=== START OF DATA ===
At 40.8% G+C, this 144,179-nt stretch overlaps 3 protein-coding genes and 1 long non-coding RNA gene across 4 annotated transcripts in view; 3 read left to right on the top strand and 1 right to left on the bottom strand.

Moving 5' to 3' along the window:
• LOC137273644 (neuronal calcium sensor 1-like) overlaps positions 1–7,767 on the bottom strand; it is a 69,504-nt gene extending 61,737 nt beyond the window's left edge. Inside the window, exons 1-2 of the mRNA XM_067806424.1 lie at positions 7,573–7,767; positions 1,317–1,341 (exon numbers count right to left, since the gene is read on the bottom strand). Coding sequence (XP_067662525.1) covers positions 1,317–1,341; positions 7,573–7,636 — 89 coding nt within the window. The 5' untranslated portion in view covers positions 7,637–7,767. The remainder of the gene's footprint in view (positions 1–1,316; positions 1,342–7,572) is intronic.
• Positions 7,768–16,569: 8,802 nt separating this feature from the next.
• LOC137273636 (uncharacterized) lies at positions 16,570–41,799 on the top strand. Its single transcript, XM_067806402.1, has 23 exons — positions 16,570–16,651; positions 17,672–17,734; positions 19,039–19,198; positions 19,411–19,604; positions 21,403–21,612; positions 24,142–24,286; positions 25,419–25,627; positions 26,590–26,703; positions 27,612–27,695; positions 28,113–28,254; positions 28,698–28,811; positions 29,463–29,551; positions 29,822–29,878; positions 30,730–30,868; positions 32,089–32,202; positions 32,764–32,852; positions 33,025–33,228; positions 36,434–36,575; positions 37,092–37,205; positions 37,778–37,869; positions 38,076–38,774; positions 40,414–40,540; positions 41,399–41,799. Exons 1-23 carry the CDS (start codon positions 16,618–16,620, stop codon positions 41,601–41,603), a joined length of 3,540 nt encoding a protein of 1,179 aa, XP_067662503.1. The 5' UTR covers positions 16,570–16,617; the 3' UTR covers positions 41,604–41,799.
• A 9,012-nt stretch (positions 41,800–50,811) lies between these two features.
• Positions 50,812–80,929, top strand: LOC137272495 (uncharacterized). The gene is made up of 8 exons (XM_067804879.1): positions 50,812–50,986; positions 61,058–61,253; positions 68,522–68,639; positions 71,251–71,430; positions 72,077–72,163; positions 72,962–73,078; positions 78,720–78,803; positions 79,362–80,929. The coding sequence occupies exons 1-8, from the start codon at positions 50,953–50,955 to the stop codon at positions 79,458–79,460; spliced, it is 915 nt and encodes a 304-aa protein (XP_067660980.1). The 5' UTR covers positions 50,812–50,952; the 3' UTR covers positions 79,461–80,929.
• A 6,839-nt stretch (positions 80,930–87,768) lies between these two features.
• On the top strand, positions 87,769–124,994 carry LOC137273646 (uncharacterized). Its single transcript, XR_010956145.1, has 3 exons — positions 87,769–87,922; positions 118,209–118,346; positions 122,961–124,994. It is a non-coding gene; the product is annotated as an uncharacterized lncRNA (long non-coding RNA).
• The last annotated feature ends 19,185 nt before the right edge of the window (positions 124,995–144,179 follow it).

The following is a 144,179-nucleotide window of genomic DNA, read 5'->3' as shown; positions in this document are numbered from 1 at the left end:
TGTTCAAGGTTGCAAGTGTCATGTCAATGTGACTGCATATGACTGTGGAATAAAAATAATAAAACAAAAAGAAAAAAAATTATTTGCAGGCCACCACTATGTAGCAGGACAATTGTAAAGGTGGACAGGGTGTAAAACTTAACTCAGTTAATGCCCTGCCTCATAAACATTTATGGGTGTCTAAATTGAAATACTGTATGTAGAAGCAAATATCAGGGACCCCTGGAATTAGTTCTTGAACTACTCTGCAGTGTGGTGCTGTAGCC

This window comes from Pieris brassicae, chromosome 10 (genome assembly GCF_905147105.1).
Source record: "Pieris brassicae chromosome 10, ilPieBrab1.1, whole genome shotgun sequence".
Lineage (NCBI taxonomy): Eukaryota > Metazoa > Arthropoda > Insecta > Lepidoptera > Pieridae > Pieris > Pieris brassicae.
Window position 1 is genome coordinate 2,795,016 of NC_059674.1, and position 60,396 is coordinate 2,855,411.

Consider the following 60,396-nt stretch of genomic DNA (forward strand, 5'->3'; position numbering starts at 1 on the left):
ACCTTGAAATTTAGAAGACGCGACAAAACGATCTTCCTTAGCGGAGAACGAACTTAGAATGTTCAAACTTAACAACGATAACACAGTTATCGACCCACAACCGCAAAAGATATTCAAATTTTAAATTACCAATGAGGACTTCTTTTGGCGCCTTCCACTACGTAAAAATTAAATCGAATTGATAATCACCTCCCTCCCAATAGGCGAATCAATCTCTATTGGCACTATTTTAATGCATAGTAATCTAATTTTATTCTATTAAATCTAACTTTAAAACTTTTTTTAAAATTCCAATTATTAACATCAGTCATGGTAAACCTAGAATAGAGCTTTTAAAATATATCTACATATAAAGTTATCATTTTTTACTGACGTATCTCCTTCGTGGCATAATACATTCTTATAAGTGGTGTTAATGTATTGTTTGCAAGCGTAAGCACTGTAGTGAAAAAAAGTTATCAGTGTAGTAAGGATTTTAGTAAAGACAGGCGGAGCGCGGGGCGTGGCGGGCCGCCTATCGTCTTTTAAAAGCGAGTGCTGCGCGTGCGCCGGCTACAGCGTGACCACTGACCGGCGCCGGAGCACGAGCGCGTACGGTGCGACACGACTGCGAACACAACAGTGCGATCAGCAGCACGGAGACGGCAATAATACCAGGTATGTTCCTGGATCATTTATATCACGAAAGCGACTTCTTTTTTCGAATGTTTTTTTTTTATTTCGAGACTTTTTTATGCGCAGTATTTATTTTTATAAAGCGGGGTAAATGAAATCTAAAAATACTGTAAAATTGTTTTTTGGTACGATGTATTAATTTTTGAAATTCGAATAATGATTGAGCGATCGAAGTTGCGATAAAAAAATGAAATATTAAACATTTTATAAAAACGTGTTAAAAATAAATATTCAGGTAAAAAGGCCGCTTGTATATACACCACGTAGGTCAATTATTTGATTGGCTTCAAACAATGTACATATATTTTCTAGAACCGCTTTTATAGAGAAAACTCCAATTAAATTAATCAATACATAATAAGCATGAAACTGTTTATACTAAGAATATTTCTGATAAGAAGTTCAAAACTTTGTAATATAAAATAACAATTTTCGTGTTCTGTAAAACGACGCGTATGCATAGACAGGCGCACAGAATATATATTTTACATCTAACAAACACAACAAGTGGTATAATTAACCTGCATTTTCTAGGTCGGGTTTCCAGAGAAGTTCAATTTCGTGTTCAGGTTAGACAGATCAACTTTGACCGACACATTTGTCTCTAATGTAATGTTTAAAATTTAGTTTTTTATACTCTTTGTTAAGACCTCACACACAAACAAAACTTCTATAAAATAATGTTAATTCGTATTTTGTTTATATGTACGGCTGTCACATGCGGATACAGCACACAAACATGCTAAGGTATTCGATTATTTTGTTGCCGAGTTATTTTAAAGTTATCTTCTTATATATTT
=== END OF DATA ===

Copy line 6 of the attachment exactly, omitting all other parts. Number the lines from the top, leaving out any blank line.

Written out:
• A 9,012-nt stretch (positions 41,800–50,811) lies between these two features.